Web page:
Thank you in advance to any and all who are willing to assist.
You should check into systems which are specifically designed to address cane use while being limited in mobility. The biggest problem with most cane systems (including the ones I teach) is that they assume that the person doesn't actually need a cane to walk. There are a few systems out there. Chas Clements, a Silat instructor, used to have a video entitled "Combat Cane for Cripples." Hard to find now but worth looking for.

Peace favor your sword,
Kirk
 

Monkey Turned Wolf

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Well, if you want to be fancy, get a shillelagh and learn bataireacht, or if that's unavailable, use any sort of cane and learn an fma or any weapon style. The basics (which should be enough for most self defense) can be transferred from one weapon to another if their similar enough.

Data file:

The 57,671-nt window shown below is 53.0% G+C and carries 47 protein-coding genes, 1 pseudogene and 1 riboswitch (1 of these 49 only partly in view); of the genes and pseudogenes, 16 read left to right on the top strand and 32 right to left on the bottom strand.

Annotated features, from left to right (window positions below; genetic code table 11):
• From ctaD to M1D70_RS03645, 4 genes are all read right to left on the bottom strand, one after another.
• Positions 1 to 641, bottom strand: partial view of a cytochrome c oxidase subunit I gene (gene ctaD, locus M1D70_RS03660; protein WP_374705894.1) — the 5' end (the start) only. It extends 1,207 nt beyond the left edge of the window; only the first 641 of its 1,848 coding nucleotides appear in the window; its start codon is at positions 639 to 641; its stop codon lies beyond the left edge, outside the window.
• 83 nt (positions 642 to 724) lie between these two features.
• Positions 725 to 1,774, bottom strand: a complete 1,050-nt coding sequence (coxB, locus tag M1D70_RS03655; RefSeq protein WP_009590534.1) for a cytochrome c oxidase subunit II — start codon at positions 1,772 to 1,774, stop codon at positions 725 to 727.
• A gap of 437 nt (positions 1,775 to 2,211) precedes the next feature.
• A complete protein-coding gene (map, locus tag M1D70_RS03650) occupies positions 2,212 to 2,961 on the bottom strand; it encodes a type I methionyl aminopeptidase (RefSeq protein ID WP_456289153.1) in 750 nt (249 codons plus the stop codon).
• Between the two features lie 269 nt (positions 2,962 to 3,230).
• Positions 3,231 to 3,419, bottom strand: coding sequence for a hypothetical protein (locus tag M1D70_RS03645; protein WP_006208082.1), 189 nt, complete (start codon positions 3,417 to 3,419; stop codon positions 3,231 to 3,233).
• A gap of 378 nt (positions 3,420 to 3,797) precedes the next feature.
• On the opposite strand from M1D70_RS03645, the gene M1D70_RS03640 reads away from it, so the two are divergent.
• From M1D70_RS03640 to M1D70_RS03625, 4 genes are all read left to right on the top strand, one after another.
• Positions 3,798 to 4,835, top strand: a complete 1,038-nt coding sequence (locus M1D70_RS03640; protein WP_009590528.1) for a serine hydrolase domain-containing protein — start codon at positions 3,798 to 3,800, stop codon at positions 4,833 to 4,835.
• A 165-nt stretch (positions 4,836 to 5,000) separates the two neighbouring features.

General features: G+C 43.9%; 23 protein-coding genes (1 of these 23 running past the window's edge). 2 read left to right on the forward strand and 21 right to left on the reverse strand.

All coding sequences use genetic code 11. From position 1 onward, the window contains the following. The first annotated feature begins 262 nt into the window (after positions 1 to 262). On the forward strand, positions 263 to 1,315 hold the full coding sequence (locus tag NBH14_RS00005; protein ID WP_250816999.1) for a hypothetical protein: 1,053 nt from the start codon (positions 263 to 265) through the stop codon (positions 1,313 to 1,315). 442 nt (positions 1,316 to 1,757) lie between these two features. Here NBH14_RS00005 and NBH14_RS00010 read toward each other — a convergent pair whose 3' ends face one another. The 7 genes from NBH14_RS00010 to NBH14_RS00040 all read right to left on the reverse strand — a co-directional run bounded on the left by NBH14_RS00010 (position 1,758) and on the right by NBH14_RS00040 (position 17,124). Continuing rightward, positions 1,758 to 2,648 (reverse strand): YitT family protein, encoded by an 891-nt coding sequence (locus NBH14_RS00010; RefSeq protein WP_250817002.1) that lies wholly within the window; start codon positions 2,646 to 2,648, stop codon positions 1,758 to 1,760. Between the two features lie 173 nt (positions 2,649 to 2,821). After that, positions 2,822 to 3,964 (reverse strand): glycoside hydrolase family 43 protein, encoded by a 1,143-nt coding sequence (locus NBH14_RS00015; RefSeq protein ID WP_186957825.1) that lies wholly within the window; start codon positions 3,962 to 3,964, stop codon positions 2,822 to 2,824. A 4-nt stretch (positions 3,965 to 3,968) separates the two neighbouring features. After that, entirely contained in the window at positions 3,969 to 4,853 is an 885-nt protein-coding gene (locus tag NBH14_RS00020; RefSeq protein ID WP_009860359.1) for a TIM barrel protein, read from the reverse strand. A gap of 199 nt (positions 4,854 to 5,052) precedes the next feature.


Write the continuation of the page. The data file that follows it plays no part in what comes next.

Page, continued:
EDIT: Just saw the part about "inability to bear weight or pivot on one leg has impacted my empty handed skills"..Not sure how well those systems will work out for you, but you can look into systems like iklawson suggested. If not, you can always just find a weapon system, and talk to the instructor about your issue, s/he may be able to help you out either by teaching you things you can use or by directing you to someone who can.
 

Drasken